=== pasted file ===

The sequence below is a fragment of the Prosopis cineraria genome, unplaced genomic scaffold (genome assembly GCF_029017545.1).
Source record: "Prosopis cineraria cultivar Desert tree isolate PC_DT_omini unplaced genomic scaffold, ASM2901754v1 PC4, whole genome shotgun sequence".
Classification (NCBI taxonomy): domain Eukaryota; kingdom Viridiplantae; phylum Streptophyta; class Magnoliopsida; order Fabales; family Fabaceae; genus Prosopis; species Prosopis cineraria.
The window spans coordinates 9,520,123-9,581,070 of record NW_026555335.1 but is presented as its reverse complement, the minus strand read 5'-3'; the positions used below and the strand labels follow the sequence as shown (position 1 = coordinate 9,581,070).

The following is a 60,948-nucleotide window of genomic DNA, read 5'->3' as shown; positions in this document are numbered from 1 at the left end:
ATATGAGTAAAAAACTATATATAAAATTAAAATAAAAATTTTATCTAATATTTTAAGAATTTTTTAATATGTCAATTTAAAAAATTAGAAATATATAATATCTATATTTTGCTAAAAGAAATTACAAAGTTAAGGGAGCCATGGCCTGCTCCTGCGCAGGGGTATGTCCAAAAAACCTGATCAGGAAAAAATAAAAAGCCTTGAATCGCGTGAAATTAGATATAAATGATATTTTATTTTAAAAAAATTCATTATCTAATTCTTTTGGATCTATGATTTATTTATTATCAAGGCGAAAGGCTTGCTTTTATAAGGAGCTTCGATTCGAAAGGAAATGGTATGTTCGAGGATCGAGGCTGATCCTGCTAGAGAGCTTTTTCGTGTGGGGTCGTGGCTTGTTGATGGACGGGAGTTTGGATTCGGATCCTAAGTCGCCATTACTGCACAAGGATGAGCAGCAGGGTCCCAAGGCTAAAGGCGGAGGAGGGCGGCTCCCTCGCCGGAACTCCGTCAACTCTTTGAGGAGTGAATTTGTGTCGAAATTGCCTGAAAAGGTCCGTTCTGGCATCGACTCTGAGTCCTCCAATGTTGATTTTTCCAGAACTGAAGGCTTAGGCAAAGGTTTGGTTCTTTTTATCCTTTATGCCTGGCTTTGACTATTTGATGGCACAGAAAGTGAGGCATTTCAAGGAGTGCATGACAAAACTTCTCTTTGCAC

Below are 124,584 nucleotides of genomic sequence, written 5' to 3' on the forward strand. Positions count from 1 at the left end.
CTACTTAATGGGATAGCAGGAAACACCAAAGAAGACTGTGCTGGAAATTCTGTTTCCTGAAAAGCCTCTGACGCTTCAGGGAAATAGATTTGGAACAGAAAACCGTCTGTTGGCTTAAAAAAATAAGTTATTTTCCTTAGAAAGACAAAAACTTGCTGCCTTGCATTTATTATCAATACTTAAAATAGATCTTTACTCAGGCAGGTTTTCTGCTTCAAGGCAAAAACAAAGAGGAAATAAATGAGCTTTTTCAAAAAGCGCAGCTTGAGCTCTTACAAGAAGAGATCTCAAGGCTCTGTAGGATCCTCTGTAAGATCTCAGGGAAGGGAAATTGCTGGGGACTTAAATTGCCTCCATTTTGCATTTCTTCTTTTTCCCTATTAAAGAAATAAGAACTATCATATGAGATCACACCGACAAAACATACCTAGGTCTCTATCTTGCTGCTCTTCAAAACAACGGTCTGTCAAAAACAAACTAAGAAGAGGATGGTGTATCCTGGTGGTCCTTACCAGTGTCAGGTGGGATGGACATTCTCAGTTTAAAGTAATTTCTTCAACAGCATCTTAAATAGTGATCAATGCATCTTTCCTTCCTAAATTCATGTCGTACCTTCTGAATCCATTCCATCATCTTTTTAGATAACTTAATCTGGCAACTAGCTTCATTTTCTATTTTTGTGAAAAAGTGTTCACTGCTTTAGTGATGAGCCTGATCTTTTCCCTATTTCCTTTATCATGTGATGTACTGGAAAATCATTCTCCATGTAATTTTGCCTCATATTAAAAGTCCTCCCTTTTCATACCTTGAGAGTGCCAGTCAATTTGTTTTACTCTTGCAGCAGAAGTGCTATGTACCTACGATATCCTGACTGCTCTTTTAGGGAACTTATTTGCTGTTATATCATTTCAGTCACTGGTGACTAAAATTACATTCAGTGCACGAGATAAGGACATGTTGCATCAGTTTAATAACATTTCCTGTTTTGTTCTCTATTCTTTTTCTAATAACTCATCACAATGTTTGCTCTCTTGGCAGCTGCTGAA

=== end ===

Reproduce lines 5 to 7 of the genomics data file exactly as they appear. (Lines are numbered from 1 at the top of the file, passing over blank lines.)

The following is a 60,948-nucleotide window of genomic DNA, read 5'->3' as shown; positions in this document are numbered from 1 at the left end:
ATATGAGTAAAAAACTATATATAAAATTAAAATAAAAATTTTATCTAATATTTTAAGAATTTTTTAATATGTCAATTTAAAAAATTAGAAATATATAATATCTATATTTTGCTAAAAGAAATTACAAAGTTAAGGGAGCCATGGCCTGCTCCTGCGCAGGGGTATGTCCAAAAAACCTGATCAGGAAAAAATAAAAAGCCTTGAATCGCGTGAAATTAGATATAAATGATATTTTATTTTAAAAAAATTCATTATCTAATTCTTTTGGATCTATGATTTATTTATTATCAAGGCGAAAGGCTTGCTTTTATAAGGAGCTTCGATTCGAAAGGAAATGGTATGTTCGAGGATCGAGGCTGATCCTGCTAGAGAGCTTTTTCGTGTGGGGTCGTGGCTTGTTGATGGACGGGAGTTTGGATTCGGATCCTAAGTCGCCATTACTGCACAAGGATGAGCAGCAGGGTCCCAAGGCTAAAGGCGGAGGAGGGCGGCTCCCTCGCCGGAACTCCGTCAACTCTTTGAGGAGTGAATTTGTGTCGAAATTGCCTGAAAAGGTCCGTTCTGGCATCGACTCTGAGTCCTCCAATGTTGATTTTTCCAGAACTGAAGGCTTAGGCAAAGGTTTGGTTCTTTTTATCCTTTATGCCTGGCTTTGACTATTTGATGGCACAGAAAGTGAGGCATTTCAAGGAGTGCATGACAAAACTTCTCTTTGCAC

Below are 124,584 nucleotides of genomic sequence, written 5' to 3' on the forward strand. Positions count from 1 at the left end.